Every once in a while I need to check what the resolutions of my devices are, especially when I'm working on my theme.

Important: There is a difference between the observed resolution via the JavaScript methods like screen.width and the physical resolution of your device. That's where window.devicePixelRatio (DPR) comes in.

Why should I care? The media query breakpoints depend on the observed resolution, so you cannot just look into the tech data of your device and take the display resolution without checking for the DPR.

Fun fact: The DPR also changes on zooming! The window.VisualViewport.scale property is still experimental, and thus we cannot reliable determine the difference between zooming vs pixel ratio settings by your device. [2020-09]

Screen/Device resolution

Values of the absolute screen estate, not what's usable for the page.

Observed/JavaScript

screen.width x screen.height = ??? x ???

window.devicePixelRatio = ? device pixels per CSS pixel

True/Physical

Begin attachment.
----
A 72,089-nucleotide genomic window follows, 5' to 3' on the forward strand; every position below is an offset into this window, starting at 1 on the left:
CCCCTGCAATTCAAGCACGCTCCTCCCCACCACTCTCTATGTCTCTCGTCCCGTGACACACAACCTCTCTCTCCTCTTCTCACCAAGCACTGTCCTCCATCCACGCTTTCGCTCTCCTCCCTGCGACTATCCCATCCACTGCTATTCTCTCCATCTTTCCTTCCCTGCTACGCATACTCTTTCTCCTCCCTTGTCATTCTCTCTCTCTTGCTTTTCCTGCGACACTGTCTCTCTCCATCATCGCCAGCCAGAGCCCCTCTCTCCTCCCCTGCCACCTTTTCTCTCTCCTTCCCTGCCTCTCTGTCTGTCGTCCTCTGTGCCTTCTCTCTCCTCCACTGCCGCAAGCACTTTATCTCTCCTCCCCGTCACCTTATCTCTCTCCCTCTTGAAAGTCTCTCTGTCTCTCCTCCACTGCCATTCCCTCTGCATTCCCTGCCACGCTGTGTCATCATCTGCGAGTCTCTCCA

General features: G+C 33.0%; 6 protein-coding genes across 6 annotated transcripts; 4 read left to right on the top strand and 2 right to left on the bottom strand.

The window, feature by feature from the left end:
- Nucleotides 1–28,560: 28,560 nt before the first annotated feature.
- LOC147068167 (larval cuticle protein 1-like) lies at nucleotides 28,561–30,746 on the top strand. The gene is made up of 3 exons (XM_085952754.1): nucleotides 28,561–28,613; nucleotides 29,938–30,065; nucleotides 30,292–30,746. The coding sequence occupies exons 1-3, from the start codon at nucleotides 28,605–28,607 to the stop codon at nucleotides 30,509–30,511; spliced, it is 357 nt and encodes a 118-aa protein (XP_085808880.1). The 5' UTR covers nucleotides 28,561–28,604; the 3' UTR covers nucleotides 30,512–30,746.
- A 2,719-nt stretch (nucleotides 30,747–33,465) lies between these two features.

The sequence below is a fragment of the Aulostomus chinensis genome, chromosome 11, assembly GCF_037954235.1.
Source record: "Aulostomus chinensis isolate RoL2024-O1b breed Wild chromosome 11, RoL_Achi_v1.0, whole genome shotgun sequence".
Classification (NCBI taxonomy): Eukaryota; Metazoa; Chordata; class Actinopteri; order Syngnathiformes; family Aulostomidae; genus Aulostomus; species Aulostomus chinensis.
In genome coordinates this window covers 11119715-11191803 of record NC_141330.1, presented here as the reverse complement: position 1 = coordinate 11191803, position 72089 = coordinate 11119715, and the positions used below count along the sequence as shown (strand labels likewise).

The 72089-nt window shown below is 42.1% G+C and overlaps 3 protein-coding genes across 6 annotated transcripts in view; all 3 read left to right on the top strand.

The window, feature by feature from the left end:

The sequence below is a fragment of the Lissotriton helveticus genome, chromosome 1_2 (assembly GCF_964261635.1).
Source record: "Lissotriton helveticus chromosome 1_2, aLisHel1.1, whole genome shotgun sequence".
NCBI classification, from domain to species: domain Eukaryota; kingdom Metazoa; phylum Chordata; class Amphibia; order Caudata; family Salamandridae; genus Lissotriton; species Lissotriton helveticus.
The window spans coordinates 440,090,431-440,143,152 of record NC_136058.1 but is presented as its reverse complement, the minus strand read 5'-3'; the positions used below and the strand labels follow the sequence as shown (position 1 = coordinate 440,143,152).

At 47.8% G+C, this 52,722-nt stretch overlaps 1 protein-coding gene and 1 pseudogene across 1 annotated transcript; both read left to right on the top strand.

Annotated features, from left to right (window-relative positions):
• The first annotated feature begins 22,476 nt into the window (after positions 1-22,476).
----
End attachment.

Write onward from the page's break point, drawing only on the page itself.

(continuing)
screen.width x screen.height = ??? x ???

Note: if you zoomed these values will not reflect the real physical dimensions anymore!


Visible resolution

Values of the screen estate available for the page, so minus application chrome like tool bars and interface controls.

Observed/JavaScript

window.innerWidth x window.innerHeight = ??? x ???

window.devicePixelRatio = ? device pixels per CSS pixel

True/Physical

window.innerWidth x window.innerHeight = ??? x ???

Bonus: PPI (pixel per inch)

Nice trick to check PPI: create a <div> with 1in height/width and measure the pixel value.

Calculated PPI: ??? ppi

Note: DPI (dots per inch) should not be used as a term for displays, because dots are a unit used in print (the physical ink dots on the paper). You can read more about it on 99designs. Sadly both units are used interchangeably sometimes, which makes the situation more confusing. Maybe it's because we talk about displays and densities, so we keep using dpi when ppi would be the right one.